- Two men face charges in Cape prostitution sting (5/28/17)
- Former coroner convicted of felony theft now faces prison in misdemeanor case (5/23/17)2
- Police: Woman arrested after meth found hidden in pants (5/26/17)4
- Woman may lose foot after being hit by moped (5/24/17)
- Illinois Trail of Tears site where Cherokee buried named to National Historic Register (5/24/17)
- Business notebook: Woman, sister-in-law buy Perryville custom-wear shop (5/22/17)
- Police apprehend Charleston man they say hit Cape woman with car (5/24/17)
- Rabies confirmed in Cape County after person bitten by bat (5/26/17)
- Man with prior sex convictions charged with abuse of a child 10 years ago (5/25/17)2
- New features at Cape Splash geared for kids; revenue has exceeded costs by more than $200K (5/24/17)1
Clinton says he had a plan to attack N. Korean reactor in 1994
ROTTERDAM, Netherlands -- Former President Bill Clinton said Sunday he had warned North Korea in 1994 the United States would destroy its nuclear reactor unless it agreed to freeze its operations.
Now that Pyongyang has said it was reactivating its facilities, Clinton said the North Koreans must be persuaded or forced to stop the weapons program.
"Make no mistake about it, it has to be ended," Clinton said. "You do not want North Korea making bombs and selling them to the highest bidder."
Speaking at a dinner for Dutch businessmen and public figures, Clinton said it was more likely North Korea would use the nuclear issue to bargain for more aid rather than put weapons on the market.
"We had a tense situation with North Korea in my first term," Clinton said. Pyongyang "was planning six to eight" bombs a year.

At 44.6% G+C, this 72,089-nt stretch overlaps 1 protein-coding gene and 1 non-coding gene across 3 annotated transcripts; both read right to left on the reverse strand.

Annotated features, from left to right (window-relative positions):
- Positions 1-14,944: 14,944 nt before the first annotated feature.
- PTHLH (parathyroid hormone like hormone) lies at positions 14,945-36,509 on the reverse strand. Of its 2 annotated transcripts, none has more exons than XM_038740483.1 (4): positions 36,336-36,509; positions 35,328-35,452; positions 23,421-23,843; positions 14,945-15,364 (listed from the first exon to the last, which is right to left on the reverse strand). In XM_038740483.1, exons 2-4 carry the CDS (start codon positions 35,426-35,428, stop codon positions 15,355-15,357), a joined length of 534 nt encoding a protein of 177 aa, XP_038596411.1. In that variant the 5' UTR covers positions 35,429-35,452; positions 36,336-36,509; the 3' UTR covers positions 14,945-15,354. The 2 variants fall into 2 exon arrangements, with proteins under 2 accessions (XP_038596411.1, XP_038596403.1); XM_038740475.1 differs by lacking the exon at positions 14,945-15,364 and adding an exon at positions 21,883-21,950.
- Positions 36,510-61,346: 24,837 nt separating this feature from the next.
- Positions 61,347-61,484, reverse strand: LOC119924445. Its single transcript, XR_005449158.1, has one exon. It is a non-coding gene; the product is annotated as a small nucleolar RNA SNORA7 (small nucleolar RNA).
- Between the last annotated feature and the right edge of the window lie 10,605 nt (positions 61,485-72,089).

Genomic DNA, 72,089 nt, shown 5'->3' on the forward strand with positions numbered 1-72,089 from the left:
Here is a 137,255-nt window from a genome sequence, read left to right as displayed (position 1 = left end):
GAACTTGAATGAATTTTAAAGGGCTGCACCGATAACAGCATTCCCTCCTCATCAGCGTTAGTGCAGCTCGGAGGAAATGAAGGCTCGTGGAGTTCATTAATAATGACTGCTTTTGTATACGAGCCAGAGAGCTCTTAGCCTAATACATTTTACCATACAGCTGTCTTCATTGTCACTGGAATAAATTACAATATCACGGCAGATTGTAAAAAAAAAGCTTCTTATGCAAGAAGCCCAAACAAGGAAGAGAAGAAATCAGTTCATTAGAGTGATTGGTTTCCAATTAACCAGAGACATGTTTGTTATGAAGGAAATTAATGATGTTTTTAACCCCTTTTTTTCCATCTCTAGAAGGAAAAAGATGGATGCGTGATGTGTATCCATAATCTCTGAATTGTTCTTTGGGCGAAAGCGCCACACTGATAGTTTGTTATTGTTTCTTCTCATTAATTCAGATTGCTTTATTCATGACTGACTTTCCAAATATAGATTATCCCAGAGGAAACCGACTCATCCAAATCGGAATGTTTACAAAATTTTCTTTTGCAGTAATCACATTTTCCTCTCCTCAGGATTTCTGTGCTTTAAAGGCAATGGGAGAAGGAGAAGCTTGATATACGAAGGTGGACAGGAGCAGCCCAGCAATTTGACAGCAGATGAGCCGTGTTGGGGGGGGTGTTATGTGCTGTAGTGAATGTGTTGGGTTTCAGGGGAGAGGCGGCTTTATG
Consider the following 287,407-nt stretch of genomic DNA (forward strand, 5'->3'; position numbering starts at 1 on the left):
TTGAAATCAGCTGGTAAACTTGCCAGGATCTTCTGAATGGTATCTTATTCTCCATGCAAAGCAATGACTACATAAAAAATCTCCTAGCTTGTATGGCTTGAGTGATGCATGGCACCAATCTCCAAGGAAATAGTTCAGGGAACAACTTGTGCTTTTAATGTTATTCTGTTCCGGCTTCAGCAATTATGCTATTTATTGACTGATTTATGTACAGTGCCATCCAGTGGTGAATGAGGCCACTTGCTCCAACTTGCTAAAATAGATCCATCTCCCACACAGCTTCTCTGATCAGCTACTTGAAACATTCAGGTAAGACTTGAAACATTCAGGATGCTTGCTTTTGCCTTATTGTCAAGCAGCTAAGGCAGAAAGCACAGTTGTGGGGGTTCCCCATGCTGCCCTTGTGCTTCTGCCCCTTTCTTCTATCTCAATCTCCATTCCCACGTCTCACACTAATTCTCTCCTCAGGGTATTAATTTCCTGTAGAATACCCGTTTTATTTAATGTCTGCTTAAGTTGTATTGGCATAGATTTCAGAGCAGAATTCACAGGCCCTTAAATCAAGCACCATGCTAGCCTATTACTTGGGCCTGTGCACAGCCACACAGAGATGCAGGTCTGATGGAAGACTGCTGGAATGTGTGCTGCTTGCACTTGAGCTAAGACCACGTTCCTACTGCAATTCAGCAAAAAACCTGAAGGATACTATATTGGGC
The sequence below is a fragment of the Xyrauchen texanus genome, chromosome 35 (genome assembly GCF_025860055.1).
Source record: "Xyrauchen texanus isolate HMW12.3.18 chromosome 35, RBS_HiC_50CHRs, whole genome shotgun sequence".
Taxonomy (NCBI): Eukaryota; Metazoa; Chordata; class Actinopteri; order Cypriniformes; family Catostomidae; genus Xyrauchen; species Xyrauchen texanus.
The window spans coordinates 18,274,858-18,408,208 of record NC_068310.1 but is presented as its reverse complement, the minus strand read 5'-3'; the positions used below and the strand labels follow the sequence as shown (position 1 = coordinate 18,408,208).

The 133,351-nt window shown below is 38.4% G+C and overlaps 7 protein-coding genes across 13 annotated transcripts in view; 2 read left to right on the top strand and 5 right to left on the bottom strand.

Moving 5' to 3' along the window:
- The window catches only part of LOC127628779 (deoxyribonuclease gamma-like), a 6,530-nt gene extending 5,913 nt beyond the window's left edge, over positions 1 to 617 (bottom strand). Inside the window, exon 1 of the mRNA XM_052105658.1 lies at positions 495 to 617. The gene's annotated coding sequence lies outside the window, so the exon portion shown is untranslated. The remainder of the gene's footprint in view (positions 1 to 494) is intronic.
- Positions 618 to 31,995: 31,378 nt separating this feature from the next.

Clinton said he told Pyongyang the facility would be attacked unless it was frozen.
Clinton urged President Bush to work with other nations to pressure the North Koreans on the nuclear issue.
The White House said Friday that Bush intended to stick with a diplomatic approach to the crisis and ruled out military action to shut the reactor.
Under the 1994 deal, North Korea froze its nuclear program in return for a promise of two safer light-water reactors. It also received a guarantee of 500,000 tons of heavy oil annually until the reactors are built.
The shipments were halted after U.S. officials said in October that the country had acknowledged having a uranium enrichment program to build atomic weapons.
North Korea said last week it will resume operation and construction of its reactors. It said it considered the agreement dead because of delays in the delivery of the reactors, initially planned to be completed by 2003. U.S. officials anticipate at least five years of delay.